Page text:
Western Energy Alliance, IPAA comment on proposed Methane and Waste Prevention rule revisions

Published on April 25, 2018 by Kevin Randolph

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Western Energy Alliance and the Independent Petroleum Association of America (IPAA) submitted joint comments Monday to the Bureau of Land Management (BLM) on its 2018 Proposed Revision to the Waste Prevention, Production Subject to Royalties and Resource Conservation Rule.

“The 2016 rule as promulgated exceeded BLM’s authority under the Mineral Leasing Act (MLA), and that the decision to re-evaluate the rule is required,” the comments said. “The proposed revision rule more accurately captures the scope of BLM’s waste minimization authority, and will better ensure federal mineral interests are adequately protected without excessively burdening federal lands development with overreaching regulations.”

According to a Wyoming court, the groups noted, BLM only has the “authority to regulate the development of federal and Indian oil and gas resources for the prevention of waste.” BLM does not have the authority to regulate air quality and must show that gas can be economically captured by the operator or beneficially used on the lease in order to regulate it, according to the Alliance and IPAA.

The groups noted that they support the removal of “air quality” provisions including requirements for well drilling, well completions, fugitive emissions monitoring, pneumatic controllers, pneumatic pumps and storage vessels. According to the Alliance and IPAA, the proposal appropriately stated that BLM has the authority to determine whether any natural gas is “avoidably” lost through operator negligence, failure to take reasonable measures to prevent or control the loss or failure to comply with applicable laws and regulations.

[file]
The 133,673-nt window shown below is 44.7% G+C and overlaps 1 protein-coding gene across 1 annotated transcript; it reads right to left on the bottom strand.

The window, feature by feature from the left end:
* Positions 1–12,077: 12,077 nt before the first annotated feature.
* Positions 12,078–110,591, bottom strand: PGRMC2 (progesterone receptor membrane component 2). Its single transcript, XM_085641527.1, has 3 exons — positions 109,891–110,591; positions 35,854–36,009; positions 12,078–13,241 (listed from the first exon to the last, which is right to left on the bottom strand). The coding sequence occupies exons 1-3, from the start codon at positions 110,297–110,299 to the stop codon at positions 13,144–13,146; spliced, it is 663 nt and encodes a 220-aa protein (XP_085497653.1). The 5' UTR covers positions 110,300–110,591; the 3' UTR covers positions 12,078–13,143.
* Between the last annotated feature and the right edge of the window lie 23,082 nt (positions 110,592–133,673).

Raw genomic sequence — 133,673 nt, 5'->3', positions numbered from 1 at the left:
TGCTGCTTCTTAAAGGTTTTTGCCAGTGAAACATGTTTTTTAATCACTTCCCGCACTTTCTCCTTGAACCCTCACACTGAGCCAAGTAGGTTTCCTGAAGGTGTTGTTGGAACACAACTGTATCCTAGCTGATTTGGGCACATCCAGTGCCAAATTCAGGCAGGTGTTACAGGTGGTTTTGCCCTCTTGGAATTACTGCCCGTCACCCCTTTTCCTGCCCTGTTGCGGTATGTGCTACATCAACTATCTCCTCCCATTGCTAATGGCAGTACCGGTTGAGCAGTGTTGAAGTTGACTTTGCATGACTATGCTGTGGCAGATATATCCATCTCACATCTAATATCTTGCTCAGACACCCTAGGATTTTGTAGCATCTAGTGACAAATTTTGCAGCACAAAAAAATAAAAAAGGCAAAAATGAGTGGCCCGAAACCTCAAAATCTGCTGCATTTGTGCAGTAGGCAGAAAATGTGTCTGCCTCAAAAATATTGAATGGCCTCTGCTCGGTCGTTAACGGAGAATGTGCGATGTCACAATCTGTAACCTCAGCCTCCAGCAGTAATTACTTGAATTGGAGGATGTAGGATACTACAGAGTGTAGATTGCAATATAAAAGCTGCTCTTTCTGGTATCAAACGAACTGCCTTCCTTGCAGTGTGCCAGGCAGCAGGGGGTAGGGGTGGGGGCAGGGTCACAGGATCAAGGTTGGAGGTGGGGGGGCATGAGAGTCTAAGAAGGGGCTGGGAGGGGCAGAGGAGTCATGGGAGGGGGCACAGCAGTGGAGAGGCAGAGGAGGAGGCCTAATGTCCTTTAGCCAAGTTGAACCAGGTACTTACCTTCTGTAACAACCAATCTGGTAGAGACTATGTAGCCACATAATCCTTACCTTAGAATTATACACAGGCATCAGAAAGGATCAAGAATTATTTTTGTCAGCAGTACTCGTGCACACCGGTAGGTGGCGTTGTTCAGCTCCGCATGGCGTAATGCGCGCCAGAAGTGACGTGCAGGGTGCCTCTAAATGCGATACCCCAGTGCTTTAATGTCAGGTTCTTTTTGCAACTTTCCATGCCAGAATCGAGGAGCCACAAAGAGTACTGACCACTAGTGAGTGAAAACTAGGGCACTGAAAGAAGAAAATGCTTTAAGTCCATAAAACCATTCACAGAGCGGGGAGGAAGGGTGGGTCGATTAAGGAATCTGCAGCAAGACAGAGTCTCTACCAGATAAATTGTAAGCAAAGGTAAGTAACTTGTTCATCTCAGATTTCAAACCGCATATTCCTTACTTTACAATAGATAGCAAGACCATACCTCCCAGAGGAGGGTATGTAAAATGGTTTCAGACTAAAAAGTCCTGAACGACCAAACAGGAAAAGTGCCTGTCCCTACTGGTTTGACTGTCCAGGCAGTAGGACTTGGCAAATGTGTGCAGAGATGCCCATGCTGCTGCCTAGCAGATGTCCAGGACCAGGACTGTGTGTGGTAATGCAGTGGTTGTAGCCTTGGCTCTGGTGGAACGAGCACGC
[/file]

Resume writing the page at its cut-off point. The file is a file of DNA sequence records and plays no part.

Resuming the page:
The two groups also urged BLM to further refine its Regulatory Impact Analysis (RIA), especially in regards to small operators and marginal wells. The comments also proposed several technical changes to improve clarity.

“The 2016 rule exceeded BLM’s authority, made numerous and fundamentally flawed assumptions in its assessment of both the cost of compliance to industry and the benefits derived from the rule, and was an unlawful, arbitrary and capricious agency action,” the comments said. “Accordingly, BLM was required to make substantial revisions to that rule, and we believe the Proposed Rule is a vast improvement and consistent with the agency’s statutory authority in most respects.”